Trust chair says outlook ‘impossible’ to predict
An investment company leader has admitted that predicting the global outlook has become “impossible’ and could impact on decisions around the companies it backs.
Neil Rogan, chair of the Murray Income Trust, said the current geopolitical uncertainty and need for strong leadership is affecting confidence.
He warns that the potential for stock market turmoil poses dangers for the trust’s managers.
“We find ourselves in a scarcely credible era of uncertainty and without strong political, economic or social leadership,” he says in a statement with the trust’s figures to the end of June. The trust invests principally in UK equities.
“Domestic politics, geopolitical tensions and war, inflation, labour shortages, recession, strikes, energy shortages; all these factors have the capacity to heavily affect the outlook for the companies in which we invest.
“Every one of them is impossible to predict with confidence at the moment. So what is the outlook? In truth, we can’t be sure.
“All the issues are fixable but not without strong leadership. That’s the most concerning thing this time around.
“After similar issues in the 1970s, the 1980s saw Margaret Thatcher, Ronald Reagan, Mikhail Gorbachev and, perhaps most importantly, Paul Volcker (chairman of the US Federal Reserve from 1979 to 1987) provide very strong leadership and guide their countries to recovery.
“I’m a naturally optimistic person so I scour the TV news and politics programmes for the world’s new generation of strong leaders which will take us towards recovery. I’m still looking. Full recovery may take a long time.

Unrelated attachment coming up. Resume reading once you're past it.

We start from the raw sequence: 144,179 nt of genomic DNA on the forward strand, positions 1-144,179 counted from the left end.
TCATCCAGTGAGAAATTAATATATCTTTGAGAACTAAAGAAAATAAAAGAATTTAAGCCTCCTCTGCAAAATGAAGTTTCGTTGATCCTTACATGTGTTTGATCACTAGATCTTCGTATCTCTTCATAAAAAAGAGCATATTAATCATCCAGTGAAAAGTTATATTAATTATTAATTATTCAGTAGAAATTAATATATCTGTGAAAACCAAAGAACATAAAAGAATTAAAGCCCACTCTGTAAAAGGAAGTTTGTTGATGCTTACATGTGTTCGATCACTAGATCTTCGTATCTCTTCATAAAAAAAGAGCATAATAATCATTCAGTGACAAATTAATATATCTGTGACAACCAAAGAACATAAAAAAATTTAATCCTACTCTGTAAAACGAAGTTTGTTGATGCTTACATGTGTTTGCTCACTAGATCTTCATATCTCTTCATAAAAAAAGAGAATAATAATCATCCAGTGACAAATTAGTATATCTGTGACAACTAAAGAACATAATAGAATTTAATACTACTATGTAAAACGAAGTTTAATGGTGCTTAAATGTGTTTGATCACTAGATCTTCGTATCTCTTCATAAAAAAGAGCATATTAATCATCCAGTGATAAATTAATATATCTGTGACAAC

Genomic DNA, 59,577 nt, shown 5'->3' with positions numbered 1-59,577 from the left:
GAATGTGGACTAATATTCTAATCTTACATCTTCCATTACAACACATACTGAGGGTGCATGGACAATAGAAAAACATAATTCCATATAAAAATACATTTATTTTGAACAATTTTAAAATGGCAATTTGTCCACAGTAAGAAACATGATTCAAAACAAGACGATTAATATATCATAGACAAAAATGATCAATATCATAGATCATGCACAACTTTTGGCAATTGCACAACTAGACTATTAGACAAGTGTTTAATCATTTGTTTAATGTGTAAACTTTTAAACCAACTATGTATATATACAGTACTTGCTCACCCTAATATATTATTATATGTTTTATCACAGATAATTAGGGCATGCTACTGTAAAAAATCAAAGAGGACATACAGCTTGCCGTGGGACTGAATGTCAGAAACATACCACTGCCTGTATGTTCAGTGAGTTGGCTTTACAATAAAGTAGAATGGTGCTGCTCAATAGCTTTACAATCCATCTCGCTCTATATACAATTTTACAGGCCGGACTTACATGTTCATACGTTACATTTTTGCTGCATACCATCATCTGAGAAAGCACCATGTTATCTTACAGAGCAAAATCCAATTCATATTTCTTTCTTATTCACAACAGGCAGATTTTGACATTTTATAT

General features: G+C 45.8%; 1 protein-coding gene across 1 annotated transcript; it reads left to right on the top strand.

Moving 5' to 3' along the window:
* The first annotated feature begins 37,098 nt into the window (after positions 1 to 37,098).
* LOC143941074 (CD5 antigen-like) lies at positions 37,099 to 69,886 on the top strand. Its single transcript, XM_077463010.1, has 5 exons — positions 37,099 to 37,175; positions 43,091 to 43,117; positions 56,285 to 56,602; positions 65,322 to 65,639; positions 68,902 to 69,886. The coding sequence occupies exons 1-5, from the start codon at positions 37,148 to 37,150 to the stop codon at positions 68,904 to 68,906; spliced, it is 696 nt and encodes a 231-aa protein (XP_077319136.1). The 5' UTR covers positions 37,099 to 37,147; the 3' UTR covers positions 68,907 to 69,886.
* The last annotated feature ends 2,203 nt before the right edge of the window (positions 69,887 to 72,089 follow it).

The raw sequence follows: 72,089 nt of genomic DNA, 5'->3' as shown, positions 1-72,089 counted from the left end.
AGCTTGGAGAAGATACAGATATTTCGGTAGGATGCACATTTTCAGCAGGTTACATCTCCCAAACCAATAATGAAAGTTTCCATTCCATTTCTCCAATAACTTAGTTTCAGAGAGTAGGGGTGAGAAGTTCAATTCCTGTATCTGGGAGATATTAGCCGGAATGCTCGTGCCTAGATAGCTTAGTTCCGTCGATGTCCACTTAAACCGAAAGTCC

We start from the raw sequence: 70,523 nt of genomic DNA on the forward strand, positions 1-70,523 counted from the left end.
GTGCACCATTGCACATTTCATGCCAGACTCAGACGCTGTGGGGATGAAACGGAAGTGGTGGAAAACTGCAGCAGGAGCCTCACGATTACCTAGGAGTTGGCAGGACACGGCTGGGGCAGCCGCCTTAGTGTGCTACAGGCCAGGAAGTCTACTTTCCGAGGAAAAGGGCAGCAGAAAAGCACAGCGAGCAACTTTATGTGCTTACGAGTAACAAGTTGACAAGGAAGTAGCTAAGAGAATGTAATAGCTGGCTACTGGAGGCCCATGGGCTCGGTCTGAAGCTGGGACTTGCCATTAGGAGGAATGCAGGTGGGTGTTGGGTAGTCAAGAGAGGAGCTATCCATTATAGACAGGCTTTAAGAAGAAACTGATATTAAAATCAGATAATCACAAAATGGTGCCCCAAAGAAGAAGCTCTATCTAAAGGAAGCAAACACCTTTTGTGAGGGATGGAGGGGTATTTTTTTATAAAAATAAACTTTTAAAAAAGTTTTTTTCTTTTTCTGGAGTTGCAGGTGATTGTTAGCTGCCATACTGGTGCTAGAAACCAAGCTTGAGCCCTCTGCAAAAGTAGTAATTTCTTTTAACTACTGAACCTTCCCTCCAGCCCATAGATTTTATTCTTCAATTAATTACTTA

“If you think about the headlines we’ve been reading these past six months, it is possible to make a case that much of the bad news is behind us. But note that this is a valuation measure based on the previous 12 months of earnings.
“If corporate earnings are about to tumble, then stock markets could move down in parallel and still give the same valuation. That’s the real danger, so not surprisingly the investment manager is analysing our holdings’ earnings prospects with extra vigilance.
“One of the main reasons behind the investment manager’s quality philosophy is that the companies selected should be sufficiently robust and well managed to withstand turbulent times like these. We have great faith in the investment manager’s long-term investment approach.
“In theory, it should be a good moment for quality. In reality, we will have to wait and see.”
Total dividends per share at the Trust increased by 4.3% to 36p, the 49th consecutive rise.
It said it “modestly outperformed” in the first and second quarters of the year followed by underperformance during the third and final quarters leading to a negative net asset value per share total return of 4.0% overall.
This compares to a strong 20.6% rise in the prior year. The benchmark FTSE All-Share Index increased by 1.6% over the year.